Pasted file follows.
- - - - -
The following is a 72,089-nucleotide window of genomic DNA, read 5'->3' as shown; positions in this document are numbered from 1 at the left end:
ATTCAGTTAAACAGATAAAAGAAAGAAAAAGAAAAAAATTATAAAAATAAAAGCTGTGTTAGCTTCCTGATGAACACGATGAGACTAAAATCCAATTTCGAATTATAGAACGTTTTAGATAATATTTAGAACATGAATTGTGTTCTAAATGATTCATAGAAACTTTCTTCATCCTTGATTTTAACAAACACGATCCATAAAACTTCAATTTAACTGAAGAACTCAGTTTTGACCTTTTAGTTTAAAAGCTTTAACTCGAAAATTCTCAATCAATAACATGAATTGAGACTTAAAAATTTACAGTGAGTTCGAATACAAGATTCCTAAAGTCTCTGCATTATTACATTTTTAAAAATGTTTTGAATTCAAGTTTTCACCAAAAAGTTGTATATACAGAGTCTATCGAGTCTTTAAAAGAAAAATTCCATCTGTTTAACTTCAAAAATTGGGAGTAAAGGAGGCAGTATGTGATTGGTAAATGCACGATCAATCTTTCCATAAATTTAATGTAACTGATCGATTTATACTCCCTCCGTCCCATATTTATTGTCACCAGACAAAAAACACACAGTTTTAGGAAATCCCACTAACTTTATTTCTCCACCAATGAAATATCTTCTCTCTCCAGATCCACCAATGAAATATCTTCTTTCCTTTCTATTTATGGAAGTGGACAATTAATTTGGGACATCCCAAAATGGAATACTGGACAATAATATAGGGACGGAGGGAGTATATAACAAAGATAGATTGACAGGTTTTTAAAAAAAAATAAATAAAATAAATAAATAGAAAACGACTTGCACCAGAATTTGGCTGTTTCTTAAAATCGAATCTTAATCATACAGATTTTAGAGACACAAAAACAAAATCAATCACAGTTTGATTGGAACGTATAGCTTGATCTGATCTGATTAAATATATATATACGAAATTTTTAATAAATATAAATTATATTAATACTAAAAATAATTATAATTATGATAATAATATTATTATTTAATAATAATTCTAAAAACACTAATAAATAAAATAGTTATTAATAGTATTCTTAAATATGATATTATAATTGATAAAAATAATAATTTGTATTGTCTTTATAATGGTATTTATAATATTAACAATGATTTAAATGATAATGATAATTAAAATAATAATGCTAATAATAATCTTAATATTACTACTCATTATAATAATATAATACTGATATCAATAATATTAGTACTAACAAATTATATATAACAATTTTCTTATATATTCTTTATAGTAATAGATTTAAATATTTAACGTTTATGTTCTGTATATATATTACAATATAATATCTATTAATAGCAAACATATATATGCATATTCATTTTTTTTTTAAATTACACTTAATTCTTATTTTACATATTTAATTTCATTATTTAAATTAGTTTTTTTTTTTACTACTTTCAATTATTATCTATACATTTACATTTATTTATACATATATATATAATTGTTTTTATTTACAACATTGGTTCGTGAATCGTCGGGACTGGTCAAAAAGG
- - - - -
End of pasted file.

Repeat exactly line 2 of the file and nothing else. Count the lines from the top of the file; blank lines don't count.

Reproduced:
ATTCAGTTAAACAGATAAAAGAAAGAAAAAGAAAAAAATTATAAAAATAAAAGCTGTGTTAGCTTCCTGATGAACACGATGAGACTAAAATCCAATTTCGAATTATAGAACGTTTTAGATAATATTTAGAACATGAATTGTGTTCTAAATGATTCATAGAAACTTTCTTCATCCTTGATTTTAACAAACACGATCCATAAAACTTCAATTTAACTGAAGAACTCAGTTTTGACCTTTTAGTTTAAAAGCTTTAACTCGAAAATTCTCAATCAATAACATGAATTGAGACTTAAAAATTTACAGTGAGTTCGAATACAAGATTCCTAAAGTCTCTGCATTATTACATTTTTAAAAATGTTTTGAATTCAAGTTTTCACCAAAAAGTTGTATATACAGAGTCTATCGAGTCTTTAAAAGAAAAATTCCATCTGTTTAACTTCAAAAATTGGGAGTAAAGGAGGCAGTATGTGATTGGTAAATGCACGATCAATCTTTCCATAAATTTAATGTAACTGATCGATTTATACTCCCTCCGTCCCATATTTATTGTCACCAGACAAAAAACACACAGTTTTAGGAAATCCCACTAACTTTATTTCTCCACCAATGAAATATCTTCTCTCTCCAGATCCACCAATGAAATATCTTCTTTCCTTTCTATTTATGGAAGTGGACAATTAATTTGGGACATCCCAAAATGGAATACTGGACAATAATATAGGGACGGAGGGAGTATATAACAAAGATAGATTGACAGGTTTTTAAAAAAAAATAAATAAAATAAATAAATAGAAAACGACTTGCACCAGAATTTGGCTGTTTCTTAAAATCGAATCTTAATCATACAGATTTTAGAGACACAAAAACAAAATCAATCACAGTTTGATTGGAACGTATAGCTTGATCTGATCTGATTAAATATATATATACGAAATTTTTAATAAATATAAATTATATTAATACTAAAAATAATTATAATTATGATAATAATATTATTATTTAATAATAATTCTAAAAACACTAATAAATAAAATAGTTATTAATAGTATTCTTAAATATGATATTATAATTGATAAAAATAATAATTTGTATTGTCTTTATAATGGTATTTATAATATTAACAATGATTTAAATGATAATGATAATTAAAATAATAATGCTAATAATAATCTTAATATTACTACTCATTATAATAATATAATACTGATATCAATAATATTAGTACTAACAAATTATATATAACAATTTTCTTATATATTCTTTATAGTAATAGATTTAAATATTTAACGTTTATGTTCTGTATATATATTACAATATAATATCTATTAATAGCAAACATATATATGCATATTCATTTTTTTTTTAAATTACACTTAATTCTTATTTTACATATTTAATTTCATTATTTAAATTAGTTTTTTTTTTTACTACTTTCAATTATTATCTATACATTTACATTTATTTATACATATATATATAATTGTTTTTATTTACAACATTGGTTCGTGAATCGTCGGGACTGGTCAAAAAGG